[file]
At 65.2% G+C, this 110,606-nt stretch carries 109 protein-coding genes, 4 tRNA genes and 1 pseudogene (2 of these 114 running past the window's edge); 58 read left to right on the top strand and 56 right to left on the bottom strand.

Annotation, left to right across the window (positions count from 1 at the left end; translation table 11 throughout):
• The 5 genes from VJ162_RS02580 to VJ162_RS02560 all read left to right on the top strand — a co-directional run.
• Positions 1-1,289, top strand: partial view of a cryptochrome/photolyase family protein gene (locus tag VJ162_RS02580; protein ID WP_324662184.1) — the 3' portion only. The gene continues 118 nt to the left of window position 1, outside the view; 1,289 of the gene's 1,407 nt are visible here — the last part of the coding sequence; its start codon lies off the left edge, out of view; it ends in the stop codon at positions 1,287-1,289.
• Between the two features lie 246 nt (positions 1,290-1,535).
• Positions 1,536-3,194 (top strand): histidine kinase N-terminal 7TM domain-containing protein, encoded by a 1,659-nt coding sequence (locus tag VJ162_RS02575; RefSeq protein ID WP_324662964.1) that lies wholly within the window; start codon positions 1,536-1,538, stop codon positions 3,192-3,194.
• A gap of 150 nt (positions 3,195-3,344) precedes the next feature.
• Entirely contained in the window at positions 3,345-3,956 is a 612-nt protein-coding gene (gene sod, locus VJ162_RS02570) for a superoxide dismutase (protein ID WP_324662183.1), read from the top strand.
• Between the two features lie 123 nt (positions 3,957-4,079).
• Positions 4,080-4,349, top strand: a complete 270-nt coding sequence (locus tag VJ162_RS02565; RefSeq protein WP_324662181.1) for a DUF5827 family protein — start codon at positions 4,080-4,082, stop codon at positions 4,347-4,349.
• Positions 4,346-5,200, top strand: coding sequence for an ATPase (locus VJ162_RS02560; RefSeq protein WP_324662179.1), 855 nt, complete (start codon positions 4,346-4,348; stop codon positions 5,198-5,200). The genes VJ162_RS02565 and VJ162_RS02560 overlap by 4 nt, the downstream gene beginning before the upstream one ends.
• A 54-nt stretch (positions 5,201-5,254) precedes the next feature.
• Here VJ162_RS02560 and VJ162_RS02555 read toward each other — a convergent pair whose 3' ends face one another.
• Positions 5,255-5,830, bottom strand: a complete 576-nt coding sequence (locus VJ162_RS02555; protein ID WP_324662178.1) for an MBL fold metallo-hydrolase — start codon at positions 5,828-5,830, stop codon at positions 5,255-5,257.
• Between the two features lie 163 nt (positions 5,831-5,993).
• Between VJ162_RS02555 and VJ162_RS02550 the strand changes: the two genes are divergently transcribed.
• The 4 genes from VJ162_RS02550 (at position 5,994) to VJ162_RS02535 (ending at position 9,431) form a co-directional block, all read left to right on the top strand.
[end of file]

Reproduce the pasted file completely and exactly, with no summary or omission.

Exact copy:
At 65.2% G+C, this 110,606-nt stretch carries 109 protein-coding genes, 4 tRNA genes and 1 pseudogene (2 of these 114 running past the window's edge); 58 read left to right on the top strand and 56 right to left on the bottom strand.

Annotation, left to right across the window (positions count from 1 at the left end; translation table 11 throughout):
• The 5 genes from VJ162_RS02580 to VJ162_RS02560 all read left to right on the top strand — a co-directional run.
• Positions 1-1,289, top strand: partial view of a cryptochrome/photolyase family protein gene (locus tag VJ162_RS02580; protein ID WP_324662184.1) — the 3' portion only. The gene continues 118 nt to the left of window position 1, outside the view; 1,289 of the gene's 1,407 nt are visible here — the last part of the coding sequence; its start codon lies off the left edge, out of view; it ends in the stop codon at positions 1,287-1,289.
• Between the two features lie 246 nt (positions 1,290-1,535).
• Positions 1,536-3,194 (top strand): histidine kinase N-terminal 7TM domain-containing protein, encoded by a 1,659-nt coding sequence (locus tag VJ162_RS02575; RefSeq protein ID WP_324662964.1) that lies wholly within the window; start codon positions 1,536-1,538, stop codon positions 3,192-3,194.
• A gap of 150 nt (positions 3,195-3,344) precedes the next feature.
• Entirely contained in the window at positions 3,345-3,956 is a 612-nt protein-coding gene (gene sod, locus VJ162_RS02570) for a superoxide dismutase (protein ID WP_324662183.1), read from the top strand.
• Between the two features lie 123 nt (positions 3,957-4,079).
• Positions 4,080-4,349, top strand: a complete 270-nt coding sequence (locus tag VJ162_RS02565; RefSeq protein WP_324662181.1) for a DUF5827 family protein — start codon at positions 4,080-4,082, stop codon at positions 4,347-4,349.
• Positions 4,346-5,200, top strand: coding sequence for an ATPase (locus VJ162_RS02560; RefSeq protein WP_324662179.1), 855 nt, complete (start codon positions 4,346-4,348; stop codon positions 5,198-5,200). The genes VJ162_RS02565 and VJ162_RS02560 overlap by 4 nt, the downstream gene beginning before the upstream one ends.
• A 54-nt stretch (positions 5,201-5,254) precedes the next feature.
• Here VJ162_RS02560 and VJ162_RS02555 read toward each other — a convergent pair whose 3' ends face one another.
• Positions 5,255-5,830, bottom strand: a complete 576-nt coding sequence (locus VJ162_RS02555; protein ID WP_324662178.1) for an MBL fold metallo-hydrolase — start codon at positions 5,828-5,830, stop codon at positions 5,255-5,257.
• Between the two features lie 163 nt (positions 5,831-5,993).
• Between VJ162_RS02555 and VJ162_RS02550 the strand changes: the two genes are divergently transcribed.
• The 4 genes from VJ162_RS02550 (at position 5,994) to VJ162_RS02535 (ending at position 9,431) form a co-directional block, all read left to right on the top strand.